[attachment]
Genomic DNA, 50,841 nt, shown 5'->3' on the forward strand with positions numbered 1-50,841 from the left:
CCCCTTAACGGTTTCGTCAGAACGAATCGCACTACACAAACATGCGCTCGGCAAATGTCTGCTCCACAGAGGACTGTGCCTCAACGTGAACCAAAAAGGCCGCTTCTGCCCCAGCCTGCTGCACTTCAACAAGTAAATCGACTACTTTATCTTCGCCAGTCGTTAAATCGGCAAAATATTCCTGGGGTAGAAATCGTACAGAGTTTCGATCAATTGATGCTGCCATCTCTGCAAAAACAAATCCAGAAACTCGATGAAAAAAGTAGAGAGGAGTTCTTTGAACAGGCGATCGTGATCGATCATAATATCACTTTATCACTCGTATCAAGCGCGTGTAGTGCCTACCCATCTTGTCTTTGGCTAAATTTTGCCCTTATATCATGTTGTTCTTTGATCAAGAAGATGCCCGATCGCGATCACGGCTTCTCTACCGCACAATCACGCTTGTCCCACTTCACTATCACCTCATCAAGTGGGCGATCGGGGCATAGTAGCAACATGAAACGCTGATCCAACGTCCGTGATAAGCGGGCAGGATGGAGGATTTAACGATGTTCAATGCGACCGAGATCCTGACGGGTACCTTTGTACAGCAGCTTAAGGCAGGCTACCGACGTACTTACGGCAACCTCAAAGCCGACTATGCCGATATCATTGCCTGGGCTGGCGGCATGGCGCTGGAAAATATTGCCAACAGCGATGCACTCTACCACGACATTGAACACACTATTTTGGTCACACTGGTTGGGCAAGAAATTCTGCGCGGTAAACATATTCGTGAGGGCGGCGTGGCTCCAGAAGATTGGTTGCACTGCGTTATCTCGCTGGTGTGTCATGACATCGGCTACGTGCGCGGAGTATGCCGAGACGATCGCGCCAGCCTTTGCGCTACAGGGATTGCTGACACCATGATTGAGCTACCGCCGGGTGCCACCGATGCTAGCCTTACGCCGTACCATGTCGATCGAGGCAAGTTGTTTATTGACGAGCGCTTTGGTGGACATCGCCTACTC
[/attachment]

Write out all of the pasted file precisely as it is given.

Genomic DNA, 50,841 nt, shown 5'->3' on the forward strand with positions numbered 1-50,841 from the left:
CCCCTTAACGGTTTCGTCAGAACGAATCGCACTACACAAACATGCGCTCGGCAAATGTCTGCTCCACAGAGGACTGTGCCTCAACGTGAACCAAAAAGGCCGCTTCTGCCCCAGCCTGCTGCACTTCAACAAGTAAATCGACTACTTTATCTTCGCCAGTCGTTAAATCGGCAAAATATTCCTGGGGTAGAAATCGTACAGAGTTTCGATCAATTGATGCTGCCATCTCTGCAAAAACAAATCCAGAAACTCGATGAAAAAAGTAGAGAGGAGTTCTTTGAACAGGCGATCGTGATCGATCATAATATCACTTTATCACTCGTATCAAGCGCGTGTAGTGCCTACCCATCTTGTCTTTGGCTAAATTTTGCCCTTATATCATGTTGTTCTTTGATCAAGAAGATGCCCGATCGCGATCACGGCTTCTCTACCGCACAATCACGCTTGTCCCACTTCACTATCACCTCATCAAGTGGGCGATCGGGGCATAGTAGCAACATGAAACGCTGATCCAACGTCCGTGATAAGCGGGCAGGATGGAGGATTTAACGATGTTCAATGCGACCGAGATCCTGACGGGTACCTTTGTACAGCAGCTTAAGGCAGGCTACCGACGTACTTACGGCAACCTCAAAGCCGACTATGCCGATATCATTGCCTGGGCTGGCGGCATGGCGCTGGAAAATATTGCCAACAGCGATGCACTCTACCACGACATTGAACACACTATTTTGGTCACACTGGTTGGGCAAGAAATTCTGCGCGGTAAACATATTCGTGAGGGCGGCGTGGCTCCAGAAGATTGGTTGCACTGCGTTATCTCGCTGGTGTGTCATGACATCGGCTACGTGCGCGGAGTATGCCGAGACGATCGCGCCAGCCTTTGCGCTACAGGGATTGCTGACACCATGATTGAGCTACCGCCGGGTGCCACCGATGCTAGCCTTACGCCGTACCATGTCGATCGAGGCAAGTTGTTTATTGACGAGCGCTTTGGTGGACATCGCCTACTC